What type of business entity will provide protection? The most vulnerable way of doing business is through a sole proprietorship and the most vulnerable entity is a general partnership. Both expose the owner or partners to 100% personal liability for creditors’ claims.

For years both “C” and “S” corporations were the preferred entities to limit an owner’s exposure to third party claims. Over the last decade, limited partnerships and limited liability companies have become popular. This is because, generally, a member of a limited liability company is not personally liable for the debts of the company. Similarly, a limited partner of a limited partnership is not personally liable for the debts of the partnership.

The choice of the best entity can only be made after analysis of the specific circumstances involved. Although a limited liability company has become the first choice for many professionals, there is an asset protection trap. A single member limited liability company will be considered a “disregarded entity” by the IRS for income tax purposes. As a result, it generally will be taxed as a sole proprietorship using the owner’s social security number. In two recent decisions, courts have gone beyond the income tax analysis to hold the owners liable for single member limited liability company obligations.

With these developments, setting up a limited liability company with multiple members will afford better protection.

What assets were transferred, both before and after notice of a claim? Under certain circumstances a transfer will be deemed a fraudulent conveyance because it was an attempt to avoid payment to creditors. In that case, the property will be available to pay claims against the original owner of the property.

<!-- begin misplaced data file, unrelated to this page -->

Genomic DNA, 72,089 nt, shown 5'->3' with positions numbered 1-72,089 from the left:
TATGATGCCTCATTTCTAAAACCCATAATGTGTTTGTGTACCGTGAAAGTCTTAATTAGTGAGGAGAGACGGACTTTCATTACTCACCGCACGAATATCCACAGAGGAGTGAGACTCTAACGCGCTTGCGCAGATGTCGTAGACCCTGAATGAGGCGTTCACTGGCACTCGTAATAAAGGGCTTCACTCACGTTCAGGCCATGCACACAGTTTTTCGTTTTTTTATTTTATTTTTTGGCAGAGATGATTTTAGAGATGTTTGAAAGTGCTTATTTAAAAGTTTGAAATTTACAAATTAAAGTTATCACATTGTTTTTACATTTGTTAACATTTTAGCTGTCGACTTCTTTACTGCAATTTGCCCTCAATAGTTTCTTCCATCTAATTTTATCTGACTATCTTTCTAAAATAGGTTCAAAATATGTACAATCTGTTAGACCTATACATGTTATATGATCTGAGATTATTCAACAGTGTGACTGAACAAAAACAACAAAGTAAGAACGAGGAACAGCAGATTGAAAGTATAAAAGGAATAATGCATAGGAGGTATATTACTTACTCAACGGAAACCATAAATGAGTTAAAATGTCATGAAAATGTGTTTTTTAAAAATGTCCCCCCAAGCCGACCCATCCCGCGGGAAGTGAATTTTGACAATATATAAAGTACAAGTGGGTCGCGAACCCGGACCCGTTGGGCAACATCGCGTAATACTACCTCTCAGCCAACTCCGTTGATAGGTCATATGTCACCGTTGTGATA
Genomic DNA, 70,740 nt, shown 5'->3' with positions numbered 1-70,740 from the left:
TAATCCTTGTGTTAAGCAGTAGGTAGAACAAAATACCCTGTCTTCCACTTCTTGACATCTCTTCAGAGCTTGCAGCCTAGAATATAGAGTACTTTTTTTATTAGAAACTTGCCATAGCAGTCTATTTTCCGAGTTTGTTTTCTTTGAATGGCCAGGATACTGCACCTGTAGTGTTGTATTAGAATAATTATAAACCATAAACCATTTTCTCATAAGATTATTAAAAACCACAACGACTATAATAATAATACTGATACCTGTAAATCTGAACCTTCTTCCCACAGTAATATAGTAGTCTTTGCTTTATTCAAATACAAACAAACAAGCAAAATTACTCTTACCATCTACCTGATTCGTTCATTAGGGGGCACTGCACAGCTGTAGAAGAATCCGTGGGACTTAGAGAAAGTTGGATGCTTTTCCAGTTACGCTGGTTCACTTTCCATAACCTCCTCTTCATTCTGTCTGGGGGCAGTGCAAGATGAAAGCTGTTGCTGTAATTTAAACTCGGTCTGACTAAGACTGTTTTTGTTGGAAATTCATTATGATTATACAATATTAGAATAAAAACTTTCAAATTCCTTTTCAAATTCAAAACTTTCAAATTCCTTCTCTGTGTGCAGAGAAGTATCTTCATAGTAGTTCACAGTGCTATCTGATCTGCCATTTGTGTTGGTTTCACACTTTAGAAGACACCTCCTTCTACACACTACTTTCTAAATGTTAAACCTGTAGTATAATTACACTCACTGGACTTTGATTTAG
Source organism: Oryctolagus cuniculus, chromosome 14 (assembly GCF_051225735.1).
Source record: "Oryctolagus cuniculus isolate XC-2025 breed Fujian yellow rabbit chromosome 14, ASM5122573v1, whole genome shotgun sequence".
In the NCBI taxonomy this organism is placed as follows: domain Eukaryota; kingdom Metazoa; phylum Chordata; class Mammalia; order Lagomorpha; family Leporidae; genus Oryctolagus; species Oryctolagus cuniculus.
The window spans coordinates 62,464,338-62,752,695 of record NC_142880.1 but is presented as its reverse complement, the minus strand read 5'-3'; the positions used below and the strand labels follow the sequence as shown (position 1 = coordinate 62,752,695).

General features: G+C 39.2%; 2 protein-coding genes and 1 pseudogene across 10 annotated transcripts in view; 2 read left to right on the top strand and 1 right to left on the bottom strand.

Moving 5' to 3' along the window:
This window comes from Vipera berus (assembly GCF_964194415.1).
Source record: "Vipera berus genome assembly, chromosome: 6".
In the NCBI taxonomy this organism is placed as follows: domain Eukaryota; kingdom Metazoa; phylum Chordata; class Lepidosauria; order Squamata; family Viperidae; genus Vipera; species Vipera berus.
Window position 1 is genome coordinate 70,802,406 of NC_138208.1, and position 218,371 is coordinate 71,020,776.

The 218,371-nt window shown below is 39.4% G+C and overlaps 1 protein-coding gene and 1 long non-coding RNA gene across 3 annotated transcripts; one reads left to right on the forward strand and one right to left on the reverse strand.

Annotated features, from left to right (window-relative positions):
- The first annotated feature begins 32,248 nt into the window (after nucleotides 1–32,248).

This area of the law is fraught with examples of people attempting to abuse the legal system. For example, we often hear the statement “I don’t have anything; all of my assets are in my wife’s name.” Depending on the reason for and the timing of the transfer to the wife, a creditor may challenge this type of conveyance under the Uniform Fraudulent Conveyance Act. If the creditor prevails, the transfer will be set aside by the court and the transferred asset will be treated as the original owner’s property and be available to pay his creditors.

Is an asset protection planning trust appropriate? Clients who are in a high risk business that is subject to claims that would not be covered by insurance or are potentially above policy limits should consider an asset protection planning trust as part of their estate and financial plan. For many years these trust were set up exclusively in off-shore jurisdictions. However, there now are a number of states in the United States that have adopted legislation to allow for the same or similar protection domestically.

Generally, we recommend that the trusts: (1) be tax neutral, (2) allow assets to be kept in the US, (3) provide maximum privacy (which is different from secrecy), and (4) be established in a jurisdiction with a very short statute of limitations for fraudulent conveyance claims, and with laws favorable towards trusts attached by a beneficiary’s claimants.

In summary, to obtain maximum protection, it is important to engage in the planning process with a skilled and diverse professional team that includes your attorney and your tax and insurance advisors.

For assistance, contact Randolph M. Wright at our firm’s Birmingham office at (248) 645-9680.